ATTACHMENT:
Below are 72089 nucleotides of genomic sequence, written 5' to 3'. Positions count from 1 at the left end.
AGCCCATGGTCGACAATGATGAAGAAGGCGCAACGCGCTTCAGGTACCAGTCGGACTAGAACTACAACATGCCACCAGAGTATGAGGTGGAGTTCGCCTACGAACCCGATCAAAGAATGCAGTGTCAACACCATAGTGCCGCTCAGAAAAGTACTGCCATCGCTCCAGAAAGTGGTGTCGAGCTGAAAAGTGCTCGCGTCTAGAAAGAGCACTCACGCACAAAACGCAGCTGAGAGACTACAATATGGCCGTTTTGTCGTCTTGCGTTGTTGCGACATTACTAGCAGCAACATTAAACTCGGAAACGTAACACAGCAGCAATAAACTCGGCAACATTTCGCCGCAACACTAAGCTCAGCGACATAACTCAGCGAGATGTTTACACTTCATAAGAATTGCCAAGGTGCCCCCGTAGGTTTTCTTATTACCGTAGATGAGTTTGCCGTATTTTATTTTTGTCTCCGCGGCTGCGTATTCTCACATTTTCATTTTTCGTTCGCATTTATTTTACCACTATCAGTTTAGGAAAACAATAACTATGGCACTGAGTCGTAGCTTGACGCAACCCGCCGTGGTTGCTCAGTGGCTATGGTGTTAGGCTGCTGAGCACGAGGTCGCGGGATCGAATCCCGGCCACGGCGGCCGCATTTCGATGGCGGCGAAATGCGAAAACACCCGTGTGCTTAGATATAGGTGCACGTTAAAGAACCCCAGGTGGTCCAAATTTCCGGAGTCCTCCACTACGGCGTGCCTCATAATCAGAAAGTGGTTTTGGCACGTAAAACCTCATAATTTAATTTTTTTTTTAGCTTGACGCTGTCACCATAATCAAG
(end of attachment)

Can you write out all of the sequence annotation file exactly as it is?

Below are 72089 nucleotides of genomic sequence, written 5' to 3'. Positions count from 1 at the left end.
AGCCCATGGTCGACAATGATGAAGAAGGCGCAACGCGCTTCAGGTACCAGTCGGACTAGAACTACAACATGCCACCAGAGTATGAGGTGGAGTTCGCCTACGAACCCGATCAAAGAATGCAGTGTCAACACCATAGTGCCGCTCAGAAAAGTACTGCCATCGCTCCAGAAAGTGGTGTCGAGCTGAAAAGTGCTCGCGTCTAGAAAGAGCACTCACGCACAAAACGCAGCTGAGAGACTACAATATGGCCGTTTTGTCGTCTTGCGTTGTTGCGACATTACTAGCAGCAACATTAAACTCGGAAACGTAACACAGCAGCAATAAACTCGGCAACATTTCGCCGCAACACTAAGCTCAGCGACATAACTCAGCGAGATGTTTACACTTCATAAGAATTGCCAAGGTGCCCCCGTAGGTTTTCTTATTACCGTAGATGAGTTTGCCGTATTTTATTTTTGTCTCCGCGGCTGCGTATTCTCACATTTTCATTTTTCGTTCGCATTTATTTTACCACTATCAGTTTAGGAAAACAATAACTATGGCACTGAGTCGTAGCTTGACGCAACCCGCCGTGGTTGCTCAGTGGCTATGGTGTTAGGCTGCTGAGCACGAGGTCGCGGGATCGAATCCCGGCCACGGCGGCCGCATTTCGATGGCGGCGAAATGCGAAAACACCCGTGTGCTTAGATATAGGTGCACGTTAAAGAACCCCAGGTGGTCCAAATTTCCGGAGTCCTCCACTACGGCGTGCCTCATAATCAGAAAGTGGTTTTGGCACGTAAAACCTCATAATTTAATTTTTTTTTTAGCTTGACGCTGTCACCATAATCAAG